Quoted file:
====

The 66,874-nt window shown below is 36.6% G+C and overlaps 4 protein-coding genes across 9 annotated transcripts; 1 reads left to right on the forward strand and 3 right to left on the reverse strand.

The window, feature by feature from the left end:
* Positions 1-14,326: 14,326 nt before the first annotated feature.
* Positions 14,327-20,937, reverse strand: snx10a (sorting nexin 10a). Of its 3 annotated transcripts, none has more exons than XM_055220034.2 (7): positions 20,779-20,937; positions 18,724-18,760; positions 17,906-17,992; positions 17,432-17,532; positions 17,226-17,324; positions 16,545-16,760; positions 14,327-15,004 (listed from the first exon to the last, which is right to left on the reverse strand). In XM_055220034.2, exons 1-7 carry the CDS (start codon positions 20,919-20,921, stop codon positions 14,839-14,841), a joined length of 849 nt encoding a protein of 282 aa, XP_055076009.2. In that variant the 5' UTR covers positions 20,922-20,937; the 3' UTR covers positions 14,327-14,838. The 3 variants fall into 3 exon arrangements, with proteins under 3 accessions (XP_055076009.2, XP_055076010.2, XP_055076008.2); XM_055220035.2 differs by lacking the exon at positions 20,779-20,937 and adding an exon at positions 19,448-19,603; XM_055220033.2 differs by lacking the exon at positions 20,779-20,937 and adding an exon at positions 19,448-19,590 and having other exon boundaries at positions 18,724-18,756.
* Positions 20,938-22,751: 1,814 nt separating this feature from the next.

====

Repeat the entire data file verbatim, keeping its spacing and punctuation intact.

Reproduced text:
The 66,874-nt window shown below is 36.6% G+C and overlaps 4 protein-coding genes across 9 annotated transcripts; 1 reads left to right on the forward strand and 3 right to left on the reverse strand.

The window, feature by feature from the left end:
* Positions 1-14,326: 14,326 nt before the first annotated feature.
* Positions 14,327-20,937, reverse strand: snx10a (sorting nexin 10a). Of its 3 annotated transcripts, none has more exons than XM_055220034.2 (7): positions 20,779-20,937; positions 18,724-18,760; positions 17,906-17,992; positions 17,432-17,532; positions 17,226-17,324; positions 16,545-16,760; positions 14,327-15,004 (listed from the first exon to the last, which is right to left on the reverse strand). In XM_055220034.2, exons 1-7 carry the CDS (start codon positions 20,919-20,921, stop codon positions 14,839-14,841), a joined length of 849 nt encoding a protein of 282 aa, XP_055076009.2. In that variant the 5' UTR covers positions 20,922-20,937; the 3' UTR covers positions 14,327-14,838. The 3 variants fall into 3 exon arrangements, with proteins under 3 accessions (XP_055076009.2, XP_055076010.2, XP_055076008.2); XM_055220035.2 differs by lacking the exon at positions 20,779-20,937 and adding an exon at positions 19,448-19,603; XM_055220033.2 differs by lacking the exon at positions 20,779-20,937 and adding an exon at positions 19,448-19,590 and having other exon boundaries at positions 18,724-18,756.
* Positions 20,938-22,751: 1,814 nt separating this feature from the next.